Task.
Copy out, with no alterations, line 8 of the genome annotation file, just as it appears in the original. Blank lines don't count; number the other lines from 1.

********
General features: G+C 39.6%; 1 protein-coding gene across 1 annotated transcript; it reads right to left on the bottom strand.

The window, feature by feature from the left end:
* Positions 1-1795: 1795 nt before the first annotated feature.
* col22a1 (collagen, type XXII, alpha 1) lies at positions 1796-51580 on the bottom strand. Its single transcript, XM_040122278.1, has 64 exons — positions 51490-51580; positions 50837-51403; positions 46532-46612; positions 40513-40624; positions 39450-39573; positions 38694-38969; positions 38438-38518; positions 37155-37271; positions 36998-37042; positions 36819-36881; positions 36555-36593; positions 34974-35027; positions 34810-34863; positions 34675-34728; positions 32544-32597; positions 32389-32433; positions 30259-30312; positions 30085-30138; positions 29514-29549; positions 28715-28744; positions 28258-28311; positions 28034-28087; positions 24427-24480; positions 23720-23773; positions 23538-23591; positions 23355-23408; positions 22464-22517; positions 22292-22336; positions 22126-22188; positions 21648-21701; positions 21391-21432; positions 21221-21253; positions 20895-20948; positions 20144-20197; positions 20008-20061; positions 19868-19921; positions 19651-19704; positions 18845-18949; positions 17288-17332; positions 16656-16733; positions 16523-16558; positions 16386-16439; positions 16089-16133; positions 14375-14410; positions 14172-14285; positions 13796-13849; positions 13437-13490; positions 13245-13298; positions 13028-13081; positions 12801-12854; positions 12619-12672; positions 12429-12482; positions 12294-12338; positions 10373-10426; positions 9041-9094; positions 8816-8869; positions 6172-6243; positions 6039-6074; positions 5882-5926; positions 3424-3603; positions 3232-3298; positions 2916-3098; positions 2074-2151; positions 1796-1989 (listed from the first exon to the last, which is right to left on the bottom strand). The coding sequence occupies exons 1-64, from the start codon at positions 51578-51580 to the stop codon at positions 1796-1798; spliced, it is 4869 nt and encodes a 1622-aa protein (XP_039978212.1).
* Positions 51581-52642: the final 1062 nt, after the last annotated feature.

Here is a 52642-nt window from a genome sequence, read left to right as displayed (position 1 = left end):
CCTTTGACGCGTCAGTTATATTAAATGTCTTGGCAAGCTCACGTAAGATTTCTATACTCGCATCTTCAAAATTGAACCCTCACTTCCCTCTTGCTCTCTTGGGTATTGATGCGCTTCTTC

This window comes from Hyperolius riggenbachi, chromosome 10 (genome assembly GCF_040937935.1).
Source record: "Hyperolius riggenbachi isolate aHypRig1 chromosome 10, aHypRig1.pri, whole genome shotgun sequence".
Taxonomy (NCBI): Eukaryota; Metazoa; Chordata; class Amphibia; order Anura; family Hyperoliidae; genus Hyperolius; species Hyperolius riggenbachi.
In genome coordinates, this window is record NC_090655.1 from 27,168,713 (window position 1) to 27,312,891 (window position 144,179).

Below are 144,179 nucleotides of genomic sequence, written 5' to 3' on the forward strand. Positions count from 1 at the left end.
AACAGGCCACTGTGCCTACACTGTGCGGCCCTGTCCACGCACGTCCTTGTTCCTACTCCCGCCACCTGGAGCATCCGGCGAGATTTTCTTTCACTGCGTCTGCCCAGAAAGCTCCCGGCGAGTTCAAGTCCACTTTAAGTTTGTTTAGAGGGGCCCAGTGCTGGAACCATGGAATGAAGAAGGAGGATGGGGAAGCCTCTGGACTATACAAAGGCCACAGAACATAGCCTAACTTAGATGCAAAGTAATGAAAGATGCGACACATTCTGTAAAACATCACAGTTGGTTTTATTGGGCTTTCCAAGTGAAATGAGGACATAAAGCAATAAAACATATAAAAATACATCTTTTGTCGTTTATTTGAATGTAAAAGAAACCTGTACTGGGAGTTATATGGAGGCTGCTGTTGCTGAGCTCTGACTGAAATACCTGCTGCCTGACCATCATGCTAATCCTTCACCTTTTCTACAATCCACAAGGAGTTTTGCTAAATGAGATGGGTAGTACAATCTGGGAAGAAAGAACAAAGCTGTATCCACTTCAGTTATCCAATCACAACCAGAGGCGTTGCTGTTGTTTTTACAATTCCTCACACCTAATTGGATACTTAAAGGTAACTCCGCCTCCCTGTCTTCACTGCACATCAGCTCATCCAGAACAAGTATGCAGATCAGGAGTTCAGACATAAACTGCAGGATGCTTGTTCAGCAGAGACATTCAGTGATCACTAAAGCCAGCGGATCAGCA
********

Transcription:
This window comes from Hyperolius riggenbachi, chromosome 10 (genome assembly GCF_040937935.1).